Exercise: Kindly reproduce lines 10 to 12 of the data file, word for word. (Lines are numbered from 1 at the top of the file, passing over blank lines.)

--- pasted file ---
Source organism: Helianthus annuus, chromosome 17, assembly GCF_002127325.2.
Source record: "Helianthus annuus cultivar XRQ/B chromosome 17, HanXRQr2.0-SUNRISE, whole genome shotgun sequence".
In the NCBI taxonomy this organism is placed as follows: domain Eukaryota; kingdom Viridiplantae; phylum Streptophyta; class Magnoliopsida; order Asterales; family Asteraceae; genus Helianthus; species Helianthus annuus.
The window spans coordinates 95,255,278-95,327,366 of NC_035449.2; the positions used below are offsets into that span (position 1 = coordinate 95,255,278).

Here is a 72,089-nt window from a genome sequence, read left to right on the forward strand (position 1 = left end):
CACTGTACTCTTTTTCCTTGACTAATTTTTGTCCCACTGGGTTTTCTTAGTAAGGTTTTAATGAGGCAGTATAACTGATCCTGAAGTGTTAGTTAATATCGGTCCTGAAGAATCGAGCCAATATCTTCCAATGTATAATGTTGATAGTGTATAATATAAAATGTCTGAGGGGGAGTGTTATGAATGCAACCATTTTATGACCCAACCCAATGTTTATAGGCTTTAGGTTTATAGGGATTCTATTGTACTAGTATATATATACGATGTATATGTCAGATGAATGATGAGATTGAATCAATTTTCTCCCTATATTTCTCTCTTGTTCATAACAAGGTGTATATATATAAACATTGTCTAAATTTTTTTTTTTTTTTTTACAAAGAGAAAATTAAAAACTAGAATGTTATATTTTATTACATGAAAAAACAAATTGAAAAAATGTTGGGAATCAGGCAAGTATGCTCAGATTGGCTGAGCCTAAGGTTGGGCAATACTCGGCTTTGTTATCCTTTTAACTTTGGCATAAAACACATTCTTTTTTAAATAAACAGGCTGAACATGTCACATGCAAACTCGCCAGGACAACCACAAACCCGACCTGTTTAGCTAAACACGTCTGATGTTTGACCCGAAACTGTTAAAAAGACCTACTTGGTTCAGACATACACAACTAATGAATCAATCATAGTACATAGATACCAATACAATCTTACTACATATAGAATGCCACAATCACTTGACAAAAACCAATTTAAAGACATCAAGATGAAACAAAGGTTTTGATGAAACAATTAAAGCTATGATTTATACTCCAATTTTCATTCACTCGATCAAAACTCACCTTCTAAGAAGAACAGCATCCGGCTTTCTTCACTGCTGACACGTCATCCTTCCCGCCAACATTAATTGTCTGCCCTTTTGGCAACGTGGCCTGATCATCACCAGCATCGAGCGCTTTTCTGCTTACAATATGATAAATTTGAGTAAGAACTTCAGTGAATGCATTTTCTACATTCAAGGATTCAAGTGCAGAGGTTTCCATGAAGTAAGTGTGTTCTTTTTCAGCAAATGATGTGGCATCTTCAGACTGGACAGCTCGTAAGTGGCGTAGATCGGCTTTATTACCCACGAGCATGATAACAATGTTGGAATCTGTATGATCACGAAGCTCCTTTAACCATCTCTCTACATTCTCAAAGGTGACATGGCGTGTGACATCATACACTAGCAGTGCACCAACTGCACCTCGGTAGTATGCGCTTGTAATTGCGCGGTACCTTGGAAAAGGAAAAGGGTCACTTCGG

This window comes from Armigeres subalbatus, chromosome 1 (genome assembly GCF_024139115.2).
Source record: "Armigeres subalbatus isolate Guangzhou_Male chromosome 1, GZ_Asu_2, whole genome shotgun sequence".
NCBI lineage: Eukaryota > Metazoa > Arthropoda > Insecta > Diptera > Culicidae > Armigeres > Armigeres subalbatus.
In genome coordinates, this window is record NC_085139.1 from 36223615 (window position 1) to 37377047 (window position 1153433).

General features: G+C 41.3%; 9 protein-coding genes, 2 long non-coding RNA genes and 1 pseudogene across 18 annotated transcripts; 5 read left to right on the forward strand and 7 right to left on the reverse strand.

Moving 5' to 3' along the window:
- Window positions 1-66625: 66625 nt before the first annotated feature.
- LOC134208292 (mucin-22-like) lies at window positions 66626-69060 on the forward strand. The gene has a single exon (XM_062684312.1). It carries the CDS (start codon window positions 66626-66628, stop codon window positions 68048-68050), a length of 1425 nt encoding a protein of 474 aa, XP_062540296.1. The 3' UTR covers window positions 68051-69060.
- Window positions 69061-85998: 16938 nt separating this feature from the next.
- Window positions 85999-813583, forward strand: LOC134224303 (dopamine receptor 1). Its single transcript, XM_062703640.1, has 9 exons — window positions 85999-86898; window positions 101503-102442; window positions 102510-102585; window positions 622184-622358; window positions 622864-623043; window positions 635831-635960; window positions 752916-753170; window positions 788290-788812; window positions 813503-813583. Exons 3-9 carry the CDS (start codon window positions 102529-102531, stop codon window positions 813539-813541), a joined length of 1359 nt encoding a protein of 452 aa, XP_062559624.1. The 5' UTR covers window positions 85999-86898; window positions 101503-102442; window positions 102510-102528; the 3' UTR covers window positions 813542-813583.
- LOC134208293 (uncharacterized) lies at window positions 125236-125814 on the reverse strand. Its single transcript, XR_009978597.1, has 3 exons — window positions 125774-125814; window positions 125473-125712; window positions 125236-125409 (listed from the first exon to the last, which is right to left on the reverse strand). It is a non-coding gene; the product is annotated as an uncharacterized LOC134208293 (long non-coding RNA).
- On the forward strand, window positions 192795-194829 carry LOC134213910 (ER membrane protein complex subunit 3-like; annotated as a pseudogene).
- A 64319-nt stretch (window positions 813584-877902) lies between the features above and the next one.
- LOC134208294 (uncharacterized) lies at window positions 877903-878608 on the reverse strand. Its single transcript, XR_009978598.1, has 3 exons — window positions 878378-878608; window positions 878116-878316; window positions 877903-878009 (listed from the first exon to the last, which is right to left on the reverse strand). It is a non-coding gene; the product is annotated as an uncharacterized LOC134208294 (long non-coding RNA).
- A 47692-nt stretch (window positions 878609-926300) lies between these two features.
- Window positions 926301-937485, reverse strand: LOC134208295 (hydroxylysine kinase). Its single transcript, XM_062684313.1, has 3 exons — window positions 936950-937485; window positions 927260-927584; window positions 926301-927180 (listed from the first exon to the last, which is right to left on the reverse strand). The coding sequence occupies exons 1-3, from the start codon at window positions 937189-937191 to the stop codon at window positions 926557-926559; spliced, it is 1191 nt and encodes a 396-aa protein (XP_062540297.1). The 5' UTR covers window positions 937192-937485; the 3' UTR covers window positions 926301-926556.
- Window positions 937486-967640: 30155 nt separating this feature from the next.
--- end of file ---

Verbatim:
In genome coordinates, this window is record NC_085139.1 from 36223615 (window position 1) to 37377047 (window position 1153433).

General features: G+C 41.3%; 9 protein-coding genes, 2 long non-coding RNA genes and 1 pseudogene across 18 annotated transcripts; 5 read left to right on the forward strand and 7 right to left on the reverse strand.

Moving 5' to 3' along the window: